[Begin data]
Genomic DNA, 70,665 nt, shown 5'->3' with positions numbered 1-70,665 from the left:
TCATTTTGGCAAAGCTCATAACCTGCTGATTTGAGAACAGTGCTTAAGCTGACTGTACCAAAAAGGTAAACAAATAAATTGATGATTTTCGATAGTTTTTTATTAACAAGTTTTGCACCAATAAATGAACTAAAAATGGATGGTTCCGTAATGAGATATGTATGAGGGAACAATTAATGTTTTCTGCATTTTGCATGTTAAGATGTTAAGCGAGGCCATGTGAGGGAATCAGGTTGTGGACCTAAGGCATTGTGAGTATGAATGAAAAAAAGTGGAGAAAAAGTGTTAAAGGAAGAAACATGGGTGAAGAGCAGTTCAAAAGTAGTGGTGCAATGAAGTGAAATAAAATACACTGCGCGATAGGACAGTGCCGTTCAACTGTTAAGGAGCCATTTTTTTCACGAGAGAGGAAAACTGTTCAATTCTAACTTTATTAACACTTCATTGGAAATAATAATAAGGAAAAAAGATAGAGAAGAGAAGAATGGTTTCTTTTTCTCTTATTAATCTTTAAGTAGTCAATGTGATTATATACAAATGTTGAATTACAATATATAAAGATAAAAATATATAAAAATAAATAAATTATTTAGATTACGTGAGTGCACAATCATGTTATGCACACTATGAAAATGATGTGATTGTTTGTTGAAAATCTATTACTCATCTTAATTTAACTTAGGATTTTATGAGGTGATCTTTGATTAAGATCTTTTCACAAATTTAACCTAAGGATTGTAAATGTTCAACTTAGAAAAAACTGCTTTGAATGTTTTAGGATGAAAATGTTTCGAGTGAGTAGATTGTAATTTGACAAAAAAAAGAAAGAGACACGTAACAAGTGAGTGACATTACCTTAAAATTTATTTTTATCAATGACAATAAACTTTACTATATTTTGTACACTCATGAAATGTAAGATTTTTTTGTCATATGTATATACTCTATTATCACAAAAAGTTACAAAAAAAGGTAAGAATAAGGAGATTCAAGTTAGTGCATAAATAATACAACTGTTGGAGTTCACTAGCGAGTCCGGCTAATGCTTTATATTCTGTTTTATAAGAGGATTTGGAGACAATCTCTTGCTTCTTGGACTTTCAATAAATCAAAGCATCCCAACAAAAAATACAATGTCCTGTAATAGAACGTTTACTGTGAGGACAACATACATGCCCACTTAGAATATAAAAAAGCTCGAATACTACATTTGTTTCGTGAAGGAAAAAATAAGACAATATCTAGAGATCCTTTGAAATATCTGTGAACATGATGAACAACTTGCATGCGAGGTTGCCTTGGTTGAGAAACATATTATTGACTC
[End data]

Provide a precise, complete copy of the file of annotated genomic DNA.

Genomic DNA, 70,665 nt, shown 5'->3' with positions numbered 1-70,665 from the left:
TCATTTTGGCAAAGCTCATAACCTGCTGATTTGAGAACAGTGCTTAAGCTGACTGTACCAAAAAGGTAAACAAATAAATTGATGATTTTCGATAGTTTTTTATTAACAAGTTTTGCACCAATAAATGAACTAAAAATGGATGGTTCCGTAATGAGATATGTATGAGGGAACAATTAATGTTTTCTGCATTTTGCATGTTAAGATGTTAAGCGAGGCCATGTGAGGGAATCAGGTTGTGGACCTAAGGCATTGTGAGTATGAATGAAAAAAAGTGGAGAAAAAGTGTTAAAGGAAGAAACATGGGTGAAGAGCAGTTCAAAAGTAGTGGTGCAATGAAGTGAAATAAAATACACTGCGCGATAGGACAGTGCCGTTCAACTGTTAAGGAGCCATTTTTTTCACGAGAGAGGAAAACTGTTCAATTCTAACTTTATTAACACTTCATTGGAAATAATAATAAGGAAAAAAGATAGAGAAGAGAAGAATGGTTTCTTTTTCTCTTATTAATCTTTAAGTAGTCAATGTGATTATATACAAATGTTGAATTACAATATATAAAGATAAAAATATATAAAAATAAATAAATTATTTAGATTACGTGAGTGCACAATCATGTTATGCACACTATGAAAATGATGTGATTGTTTGTTGAAAATCTATTACTCATCTTAATTTAACTTAGGATTTTATGAGGTGATCTTTGATTAAGATCTTTTCACAAATTTAACCTAAGGATTGTAAATGTTCAACTTAGAAAAAACTGCTTTGAATGTTTTAGGATGAAAATGTTTCGAGTGAGTAGATTGTAATTTGACAAAAAAAAGAAAGAGACACGTAACAAGTGAGTGACATTACCTTAAAATTTATTTTTATCAATGACAATAAACTTTACTATATTTTGTACACTCATGAAATGTAAGATTTTTTTGTCATATGTATATACTCTATTATCACAAAAAGTTACAAAAAAAGGTAAGAATAAGGAGATTCAAGTTAGTGCATAAATAATACAACTGTTGGAGTTCACTAGCGAGTCCGGCTAATGCTTTATATTCTGTTTTATAAGAGGATTTGGAGACAATCTCTTGCTTCTTGGACTTTCAATAAATCAAAGCATCCCAACAAAAAATACAATGTCCTGTAATAGAACGTTTACTGTGAGGACAACATACATGCCCACTTAGAATATAAAAAAGCTCGAATACTACATTTGTTTCGTGAAGGAAAAAATAAGACAATATCTAGAGATCCTTTGAAATATCTGTGAACATGATGAACAACTTGCATGCGAGGTTGCCTTGGTTGAGAAACATATTATTGACTC